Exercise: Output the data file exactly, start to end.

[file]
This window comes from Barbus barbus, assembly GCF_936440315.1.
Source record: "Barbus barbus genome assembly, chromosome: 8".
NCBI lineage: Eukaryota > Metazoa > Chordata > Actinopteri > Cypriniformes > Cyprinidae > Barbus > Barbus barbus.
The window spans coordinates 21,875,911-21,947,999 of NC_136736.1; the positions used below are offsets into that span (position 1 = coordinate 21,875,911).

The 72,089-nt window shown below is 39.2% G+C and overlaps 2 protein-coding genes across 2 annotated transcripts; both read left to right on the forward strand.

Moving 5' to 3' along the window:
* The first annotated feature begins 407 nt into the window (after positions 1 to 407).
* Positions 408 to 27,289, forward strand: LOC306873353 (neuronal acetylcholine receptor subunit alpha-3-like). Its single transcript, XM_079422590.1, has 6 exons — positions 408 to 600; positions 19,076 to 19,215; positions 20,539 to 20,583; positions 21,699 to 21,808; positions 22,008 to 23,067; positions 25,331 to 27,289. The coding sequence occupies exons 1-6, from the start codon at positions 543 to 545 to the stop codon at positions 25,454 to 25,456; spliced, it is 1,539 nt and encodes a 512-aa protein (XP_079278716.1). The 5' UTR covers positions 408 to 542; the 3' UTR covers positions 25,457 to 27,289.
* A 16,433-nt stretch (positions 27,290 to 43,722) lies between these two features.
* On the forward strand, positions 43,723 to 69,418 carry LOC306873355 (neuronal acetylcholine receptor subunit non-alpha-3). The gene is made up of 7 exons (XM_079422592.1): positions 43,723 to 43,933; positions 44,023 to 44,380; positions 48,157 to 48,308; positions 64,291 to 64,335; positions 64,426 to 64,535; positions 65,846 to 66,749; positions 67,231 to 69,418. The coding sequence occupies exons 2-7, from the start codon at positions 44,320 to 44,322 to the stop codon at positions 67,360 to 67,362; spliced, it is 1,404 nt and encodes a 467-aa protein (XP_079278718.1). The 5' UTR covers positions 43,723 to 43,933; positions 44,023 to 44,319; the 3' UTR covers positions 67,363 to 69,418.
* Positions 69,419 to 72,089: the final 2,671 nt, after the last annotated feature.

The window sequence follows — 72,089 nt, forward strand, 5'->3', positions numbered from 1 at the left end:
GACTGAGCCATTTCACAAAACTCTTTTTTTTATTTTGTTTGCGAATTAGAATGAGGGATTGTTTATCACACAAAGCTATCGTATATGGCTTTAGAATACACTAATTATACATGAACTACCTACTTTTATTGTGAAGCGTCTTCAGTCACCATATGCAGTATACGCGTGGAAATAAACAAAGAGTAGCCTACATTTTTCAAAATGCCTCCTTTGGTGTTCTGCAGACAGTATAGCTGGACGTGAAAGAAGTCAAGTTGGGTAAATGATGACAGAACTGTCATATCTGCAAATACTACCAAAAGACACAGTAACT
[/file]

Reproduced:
This window comes from Barbus barbus, assembly GCF_936440315.1.
Source record: "Barbus barbus genome assembly, chromosome: 8".
NCBI lineage: Eukaryota > Metazoa > Chordata > Actinopteri > Cypriniformes > Cyprinidae > Barbus > Barbus barbus.
The window spans coordinates 21,875,911-21,947,999 of NC_136736.1; the positions used below are offsets into that span (position 1 = coordinate 21,875,911).

The 72,089-nt window shown below is 39.2% G+C and overlaps 2 protein-coding genes across 2 annotated transcripts; both read left to right on the forward strand.

Moving 5' to 3' along the window:
* The first annotated feature begins 407 nt into the window (after positions 1 to 407).
* Positions 408 to 27,289, forward strand: LOC306873353 (neuronal acetylcholine receptor subunit alpha-3-like). Its single transcript, XM_079422590.1, has 6 exons — positions 408 to 600; positions 19,076 to 19,215; positions 20,539 to 20,583; positions 21,699 to 21,808; positions 22,008 to 23,067; positions 25,331 to 27,289. The coding sequence occupies exons 1-6, from the start codon at positions 543 to 545 to the stop codon at positions 25,454 to 25,456; spliced, it is 1,539 nt and encodes a 512-aa protein (XP_079278716.1). The 5' UTR covers positions 408 to 542; the 3' UTR covers positions 25,457 to 27,289.
* A 16,433-nt stretch (positions 27,290 to 43,722) lies between these two features.
* On the forward strand, positions 43,723 to 69,418 carry LOC306873355 (neuronal acetylcholine receptor subunit non-alpha-3). The gene is made up of 7 exons (XM_079422592.1): positions 43,723 to 43,933; positions 44,023 to 44,380; positions 48,157 to 48,308; positions 64,291 to 64,335; positions 64,426 to 64,535; positions 65,846 to 66,749; positions 67,231 to 69,418. The coding sequence occupies exons 2-7, from the start codon at positions 44,320 to 44,322 to the stop codon at positions 67,360 to 67,362; spliced, it is 1,404 nt and encodes a 467-aa protein (XP_079278718.1). The 5' UTR covers positions 43,723 to 43,933; positions 44,023 to 44,319; the 3' UTR covers positions 67,363 to 69,418.
* Positions 69,419 to 72,089: the final 2,671 nt, after the last annotated feature.

The window sequence follows — 72,089 nt, forward strand, 5'->3', positions numbered from 1 at the left end:
GACTGAGCCATTTCACAAAACTCTTTTTTTTATTTTGTTTGCGAATTAGAATGAGGGATTGTTTATCACACAAAGCTATCGTATATGGCTTTAGAATACACTAATTATACATGAACTACCTACTTTTATTGTGAAGCGTCTTCAGTCACCATATGCAGTATACGCGTGGAAATAAACAAAGAGTAGCCTACATTTTTCAAAATGCCTCCTTTGGTGTTCTGCAGACAGTATAGCTGGACGTGAAAGAAGTCAAGTTGGGTAAATGATGACAGAACTGTCATATCTGCAAATACTACCAAAAGACACAGTAACT